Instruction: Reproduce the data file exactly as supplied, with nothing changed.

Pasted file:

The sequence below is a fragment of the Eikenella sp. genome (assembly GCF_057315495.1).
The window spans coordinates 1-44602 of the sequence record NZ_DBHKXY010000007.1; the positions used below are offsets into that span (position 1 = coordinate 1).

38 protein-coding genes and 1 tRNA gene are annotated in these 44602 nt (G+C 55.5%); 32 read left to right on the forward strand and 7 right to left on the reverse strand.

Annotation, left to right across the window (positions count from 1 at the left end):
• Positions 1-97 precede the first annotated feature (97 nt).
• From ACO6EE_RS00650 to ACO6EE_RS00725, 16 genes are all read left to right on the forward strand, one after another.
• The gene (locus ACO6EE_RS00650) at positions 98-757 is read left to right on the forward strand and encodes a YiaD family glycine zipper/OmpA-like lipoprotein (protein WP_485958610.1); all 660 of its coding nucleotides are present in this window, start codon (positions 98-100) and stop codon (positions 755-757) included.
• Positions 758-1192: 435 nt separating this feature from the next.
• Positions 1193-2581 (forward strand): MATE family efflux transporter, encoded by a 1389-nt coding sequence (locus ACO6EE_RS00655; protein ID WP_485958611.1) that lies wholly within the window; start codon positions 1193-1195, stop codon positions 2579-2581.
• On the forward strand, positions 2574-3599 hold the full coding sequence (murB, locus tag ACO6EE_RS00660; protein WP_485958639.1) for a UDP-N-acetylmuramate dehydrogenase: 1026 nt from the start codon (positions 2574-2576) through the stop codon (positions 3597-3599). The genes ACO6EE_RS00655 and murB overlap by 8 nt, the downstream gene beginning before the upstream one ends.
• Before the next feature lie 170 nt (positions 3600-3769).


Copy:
The sequence below is a fragment of the Eikenella sp. genome (assembly GCF_057315495.1).
The window spans coordinates 1-44602 of the sequence record NZ_DBHKXY010000007.1; the positions used below are offsets into that span (position 1 = coordinate 1).

38 protein-coding genes and 1 tRNA gene are annotated in these 44602 nt (G+C 55.5%); 32 read left to right on the forward strand and 7 right to left on the reverse strand.

Annotation, left to right across the window (positions count from 1 at the left end):
• Positions 1-97 precede the first annotated feature (97 nt).
• From ACO6EE_RS00650 to ACO6EE_RS00725, 16 genes are all read left to right on the forward strand, one after another.
• The gene (locus ACO6EE_RS00650) at positions 98-757 is read left to right on the forward strand and encodes a YiaD family glycine zipper/OmpA-like lipoprotein (protein WP_485958610.1); all 660 of its coding nucleotides are present in this window, start codon (positions 98-100) and stop codon (positions 755-757) included.
• Positions 758-1192: 435 nt separating this feature from the next.
• Positions 1193-2581 (forward strand): MATE family efflux transporter, encoded by a 1389-nt coding sequence (locus ACO6EE_RS00655; protein ID WP_485958611.1) that lies wholly within the window; start codon positions 1193-1195, stop codon positions 2579-2581.
• On the forward strand, positions 2574-3599 hold the full coding sequence (murB, locus tag ACO6EE_RS00660; protein WP_485958639.1) for a UDP-N-acetylmuramate dehydrogenase: 1026 nt from the start codon (positions 2574-2576) through the stop codon (positions 3597-3599). The genes ACO6EE_RS00655 and murB overlap by 8 nt, the downstream gene beginning before the upstream one ends.
• Before the next feature lie 170 nt (positions 3600-3769).